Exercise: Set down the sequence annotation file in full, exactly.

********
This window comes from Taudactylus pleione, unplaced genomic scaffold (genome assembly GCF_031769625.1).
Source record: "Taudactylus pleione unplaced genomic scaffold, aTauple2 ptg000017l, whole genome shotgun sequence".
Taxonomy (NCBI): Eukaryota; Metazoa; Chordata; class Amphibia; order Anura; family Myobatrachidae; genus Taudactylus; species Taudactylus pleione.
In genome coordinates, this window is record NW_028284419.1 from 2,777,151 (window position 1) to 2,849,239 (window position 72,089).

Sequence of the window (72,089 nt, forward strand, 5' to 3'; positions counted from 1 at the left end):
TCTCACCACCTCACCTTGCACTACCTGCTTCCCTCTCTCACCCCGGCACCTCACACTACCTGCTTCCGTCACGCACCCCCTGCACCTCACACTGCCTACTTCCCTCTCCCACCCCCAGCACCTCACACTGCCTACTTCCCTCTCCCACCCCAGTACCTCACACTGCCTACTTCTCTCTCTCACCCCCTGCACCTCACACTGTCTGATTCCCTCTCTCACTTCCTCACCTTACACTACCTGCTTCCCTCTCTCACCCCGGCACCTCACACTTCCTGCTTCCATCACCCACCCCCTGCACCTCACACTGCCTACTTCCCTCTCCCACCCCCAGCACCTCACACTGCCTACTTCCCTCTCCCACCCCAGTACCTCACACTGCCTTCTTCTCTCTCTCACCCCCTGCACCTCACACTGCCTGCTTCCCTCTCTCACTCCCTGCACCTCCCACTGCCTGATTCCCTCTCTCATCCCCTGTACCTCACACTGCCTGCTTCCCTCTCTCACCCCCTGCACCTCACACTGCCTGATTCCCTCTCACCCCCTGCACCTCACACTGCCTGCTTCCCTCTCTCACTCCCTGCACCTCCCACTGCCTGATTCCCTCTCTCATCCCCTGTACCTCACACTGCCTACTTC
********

This window comes from Taudactylus pleione, unplaced genomic scaffold (genome assembly GCF_031769625.1).
Source record: "Taudactylus pleione unplaced genomic scaffold, aTauple2 ptg000017l, whole genome shotgun sequence".
Taxonomy (NCBI): Eukaryota; Metazoa; Chordata; class Amphibia; order Anura; family Myobatrachidae; genus Taudactylus; species Taudactylus pleione.
In genome coordinates, this window is record NW_028284419.1 from 2,777,151 (window position 1) to 2,849,239 (window position 72,089).

Sequence of the window (72,089 nt, forward strand, 5' to 3'; positions counted from 1 at the left end):
TCTCACCACCTCACCTTGCACTACCTGCTTCCCTCTCTCACCCCGGCACCTCACACTACCTGCTTCCGTCACGCACCCCCTGCACCTCACACTGCCTACTTCCCTCTCCCACCCCCAGCACCTCACACTGCCTACTTCCCTCTCCCACCCCAGTACCTCACACTGCCTACTTCTCTCTCTCACCCCCTGCACCTCACACTGTCTGATTCCCTCTCTCACTTCCTCACCTTACACTACCTGCTTCCCTCTCTCACCCCGGCACCTCACACTTCCTGCTTCCATCACCCACCCCCTGCACCTCACACTGCCTACTTCCCTCTCCCACCCCCAGCACCTCACACTGCCTACTTCCCTCTCCCACCCCAGTACCTCACACTGCCTTCTTCTCTCTCTCACCCCCTGCACCTCACACTGCCTGCTTCCCTCTCTCACTCCCTGCACCTCCCACTGCCTGATTCCCTCTCTCATCCCCTGTACCTCACACTGCCTGCTTCCCTCTCTCACCCCCTGCACCTCACACTGCCTGATTCCCTCTCACCCCCTGCACCTCACACTGCCTGCTTCCCTCTCTCACTCCCTGCACCTCCCACTGCCTGATTCCCTCTCTCATCCCCTGTACCTCACACTGCCTACTTC